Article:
Tony Hawk's Pro Skater was a fun skateboarding title that came out of left field and became a massive success. Its first sequel took everything the first title did right and ratcheted up the pace, level size, trick list, skater selection, goals and even the already fun licensed soundtrack. The series has had a long life, going on for over a decade, and while it has fizzled in recent years, struggling to keep up with an evolving industry, this particular title still holds up. I still pop it in my Playstation on occasion. Just as a pick-up-and-play title, it is a classic.

88 - Kid Icarus
As a kid, I wasn't able to buy my own video games, and there was one video store, called Video Oasis, about five minutes from my house that I would get an opportunity to visit regularly. The video game selection was small, filling about one shelf, and they did not have this title. I actually first heard about the character Kid Icarus (which wasn't even his name) on the amazingly silly extended Nintendo commercial, Captain N the Game Master. It would be more than ten years later before I would play this title and boy was I blown away. The vertical level design, epic level of challenge and perky theme song still resonate with me to this day.

87 - Ratchet and Clank: Going Commando
By 2003, the Sony action-platformer trifecta of Naughty Dog, Sucker Punch and Insomniac, were already becoming a household name. The first Ratchet and Clank was a very fun platforming title with some amazing level design. As soon as I landed in that massive futuristic city, with buildings that just kept going into the distance and hundreds of flying cars in every direction, I was spending more time taking in the scenery than I was actually playing the game. Add some very funny story sequences, great writing and some of the coolest weapons ever and you have a true classic.

86 - Burnout Paradise
This game. I was already a Burnout fanboy when this game came out. When I got my hands on the extreme speed, open-world gameplay, and exciting soundtrack I was confident in calling Burnout Paradise my favorite title of the series. I haven't completed this title yet, mainly because I'm just letting it stretch out. When I'm bored I'll turn on my PS3 and do one or two events then set it down. This title is pick-up-and-play at its best.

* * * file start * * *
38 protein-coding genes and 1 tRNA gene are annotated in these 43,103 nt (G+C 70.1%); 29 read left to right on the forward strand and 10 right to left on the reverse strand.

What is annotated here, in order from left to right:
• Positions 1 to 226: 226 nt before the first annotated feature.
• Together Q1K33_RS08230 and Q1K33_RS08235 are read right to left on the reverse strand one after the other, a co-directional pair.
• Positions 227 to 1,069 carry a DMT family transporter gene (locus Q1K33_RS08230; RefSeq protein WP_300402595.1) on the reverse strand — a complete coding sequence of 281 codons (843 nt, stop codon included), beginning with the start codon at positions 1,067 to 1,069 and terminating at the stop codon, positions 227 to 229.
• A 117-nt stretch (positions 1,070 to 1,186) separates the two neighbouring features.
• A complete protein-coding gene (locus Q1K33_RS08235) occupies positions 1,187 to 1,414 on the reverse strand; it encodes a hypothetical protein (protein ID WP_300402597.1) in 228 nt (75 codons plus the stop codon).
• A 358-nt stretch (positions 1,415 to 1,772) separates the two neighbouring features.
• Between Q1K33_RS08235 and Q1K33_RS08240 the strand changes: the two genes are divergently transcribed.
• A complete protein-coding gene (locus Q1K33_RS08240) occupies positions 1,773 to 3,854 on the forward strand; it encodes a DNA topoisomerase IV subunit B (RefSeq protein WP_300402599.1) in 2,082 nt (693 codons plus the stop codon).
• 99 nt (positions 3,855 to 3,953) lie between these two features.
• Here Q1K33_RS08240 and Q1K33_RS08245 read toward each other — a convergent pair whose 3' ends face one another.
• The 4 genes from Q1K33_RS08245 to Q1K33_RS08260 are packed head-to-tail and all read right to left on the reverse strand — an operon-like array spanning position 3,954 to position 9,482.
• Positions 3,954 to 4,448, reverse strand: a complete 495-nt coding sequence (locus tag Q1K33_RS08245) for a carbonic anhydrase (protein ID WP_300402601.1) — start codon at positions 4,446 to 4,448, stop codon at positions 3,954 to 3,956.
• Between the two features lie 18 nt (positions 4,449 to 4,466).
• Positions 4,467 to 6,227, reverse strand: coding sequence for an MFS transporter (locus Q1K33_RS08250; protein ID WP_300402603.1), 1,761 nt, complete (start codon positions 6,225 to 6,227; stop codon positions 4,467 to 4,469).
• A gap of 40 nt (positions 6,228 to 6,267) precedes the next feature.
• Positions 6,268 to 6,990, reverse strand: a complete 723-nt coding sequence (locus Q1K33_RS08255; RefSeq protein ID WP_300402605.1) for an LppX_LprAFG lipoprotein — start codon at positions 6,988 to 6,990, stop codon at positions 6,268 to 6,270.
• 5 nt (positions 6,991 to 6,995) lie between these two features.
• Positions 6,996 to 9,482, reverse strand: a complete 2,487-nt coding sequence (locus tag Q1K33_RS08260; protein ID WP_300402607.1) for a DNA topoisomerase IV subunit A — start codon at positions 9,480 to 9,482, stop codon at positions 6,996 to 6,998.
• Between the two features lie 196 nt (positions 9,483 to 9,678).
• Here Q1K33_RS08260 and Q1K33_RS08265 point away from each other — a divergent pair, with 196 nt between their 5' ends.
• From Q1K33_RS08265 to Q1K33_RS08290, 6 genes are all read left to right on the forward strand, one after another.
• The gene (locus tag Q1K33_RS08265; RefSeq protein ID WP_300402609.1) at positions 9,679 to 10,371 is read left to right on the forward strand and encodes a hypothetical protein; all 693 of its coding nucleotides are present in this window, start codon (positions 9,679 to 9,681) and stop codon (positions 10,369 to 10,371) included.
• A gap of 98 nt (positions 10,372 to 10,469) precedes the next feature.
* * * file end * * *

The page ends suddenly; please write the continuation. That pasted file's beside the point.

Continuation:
85 - World of Warcraft
Time suck. Life suck. Soul suck. I'm not sure why I like this game. I just know I'm an addict; a very, very sad addict. I see the commercial for that lame rehab reality show with celebrities crying like little girls in front of Dr. Drew and consider them lucky they aren't addicted to WoW (or ARE they?!). I'm still playing this one today, thank you Cataclysm for giving me more reasons to lose hours of my life on this useless time-waster. I just can't help myself...

84 - Sly Cooper and the Thievius Racoonus
Yay! Another one of Sony's platformers, this one from the very talented folks at Sucker Punch, Sly Cooper was a different game for its time. The episodic storyline was done like a Saturday morning cartoon, the cell-shaded graphics made it look like one, and there were even little episode titles for each level. The level design was also top-notch, focusing on a combination of acrobatics, stealth and speed. This is one of my favorite PS2 games of all time!

83 - Halo 2
I loved Halo, though I didn't play it until 1 year after its release (that's when I finally picked up my X-Box). Halo 2 was Halo on steroids. Dropping the rest of the title (“Combat Evolved”, how many people actually remember that anyway?) in lieu of a numbered series, this Bungie title brings dual-wielding, more vehicles, and online multiplayer to the mix. This is one amazing game. Also being able to play as a Covenant character was also pretty darn cool.

82 - Fallout 3
Bethesda apparently likes to make games that overwhelm because this one has so much depth, so many quests, and so many characters that it feels like it could have been broken down into an extended four-title shooter series. Instead, they made a massive, visceral RPG experience and did it in a nuked-out Washington D.C. Way to raise the bar guys! It is probably going to be a while before an RPG is released that can compete with this one, but we'll see...

81 - Mortal Kombat 3
Mortal Kombat was a ground-breaking and controversial fighter that was like Street Fighter filled with dead bodies. The sequel added more characters which resulted in a list that was, at the time, just overwhelming. The third in the franchise added even more new characters, a complex and fun combo system and even more new types of Fatalities, and it all culminated in a perfect combination to qualify it as one of the best fighting games of all time.